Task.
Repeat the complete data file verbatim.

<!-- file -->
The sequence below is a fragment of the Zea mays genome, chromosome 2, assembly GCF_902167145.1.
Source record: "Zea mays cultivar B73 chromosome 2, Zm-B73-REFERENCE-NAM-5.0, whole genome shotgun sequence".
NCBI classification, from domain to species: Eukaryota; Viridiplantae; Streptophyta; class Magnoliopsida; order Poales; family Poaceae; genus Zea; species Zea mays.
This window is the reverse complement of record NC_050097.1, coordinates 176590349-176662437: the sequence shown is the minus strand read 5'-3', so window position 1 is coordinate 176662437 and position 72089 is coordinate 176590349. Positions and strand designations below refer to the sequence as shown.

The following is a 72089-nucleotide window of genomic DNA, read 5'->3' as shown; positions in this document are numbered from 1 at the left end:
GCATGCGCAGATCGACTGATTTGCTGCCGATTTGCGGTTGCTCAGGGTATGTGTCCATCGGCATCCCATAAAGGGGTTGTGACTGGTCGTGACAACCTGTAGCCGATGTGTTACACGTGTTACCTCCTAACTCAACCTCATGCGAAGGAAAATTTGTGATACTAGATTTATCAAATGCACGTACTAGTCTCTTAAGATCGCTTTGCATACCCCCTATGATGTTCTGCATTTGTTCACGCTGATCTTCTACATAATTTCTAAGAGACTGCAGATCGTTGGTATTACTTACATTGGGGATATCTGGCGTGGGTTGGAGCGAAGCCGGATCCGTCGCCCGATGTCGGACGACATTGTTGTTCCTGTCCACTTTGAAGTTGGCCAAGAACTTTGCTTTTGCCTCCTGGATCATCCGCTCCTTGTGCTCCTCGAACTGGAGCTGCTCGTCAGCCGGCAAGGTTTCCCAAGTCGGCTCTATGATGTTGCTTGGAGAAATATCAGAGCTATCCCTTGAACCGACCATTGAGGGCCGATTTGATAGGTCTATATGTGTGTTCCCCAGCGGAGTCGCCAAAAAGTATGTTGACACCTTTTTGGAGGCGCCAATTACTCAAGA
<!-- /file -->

The sequence below is a fragment of the Zea mays genome, chromosome 2, assembly GCF_902167145.1.
Source record: "Zea mays cultivar B73 chromosome 2, Zm-B73-REFERENCE-NAM-5.0, whole genome shotgun sequence".
NCBI classification, from domain to species: Eukaryota; Viridiplantae; Streptophyta; class Magnoliopsida; order Poales; family Poaceae; genus Zea; species Zea mays.
This window is the reverse complement of record NC_050097.1, coordinates 176590349-176662437: the sequence shown is the minus strand read 5'-3', so window position 1 is coordinate 176662437 and position 72089 is coordinate 176590349. Positions and strand designations below refer to the sequence as shown.

The following is a 72089-nucleotide window of genomic DNA, read 5'->3' as shown; positions in this document are numbered from 1 at the left end:
GCATGCGCAGATCGACTGATTTGCTGCCGATTTGCGGTTGCTCAGGGTATGTGTCCATCGGCATCCCATAAAGGGGTTGTGACTGGTCGTGACAACCTGTAGCCGATGTGTTACACGTGTTACCTCCTAACTCAACCTCATGCGAAGGAAAATTTGTGATACTAGATTTATCAAATGCACGTACTAGTCTCTTAAGATCGCTTTGCATACCCCCTATGATGTTCTGCATTTGTTCACGCTGATCTTCTACATAATTTCTAAGAGACTGCAGATCGTTGGTATTACTTACATTGGGGATATCTGGCGTGGGTTGGAGCGAAGCCGGATCCGTCGCCCGATGTCGGACGACATTGTTGTTCCTGTCCACTTTGAAGTTGGCCAAGAACTTTGCTTTTGCCTCCTGGATCATCCGCTCCTTGTGCTCCTCGAACTGGAGCTGCTCGTCAGCCGGCAAGGTTTCCCAAGTCGGCTCTATGATGTTGCTTGGAGAAATATCAGAGCTATCCCTTGAACCGACCATTGAGGGCCGATTTGATAGGTCTATATGTGTGTTCCCCAGCGGAGTCGCCAAAAAGTATGTTGACACCTTTTTGGAGGCGCCAATTACTCAAGA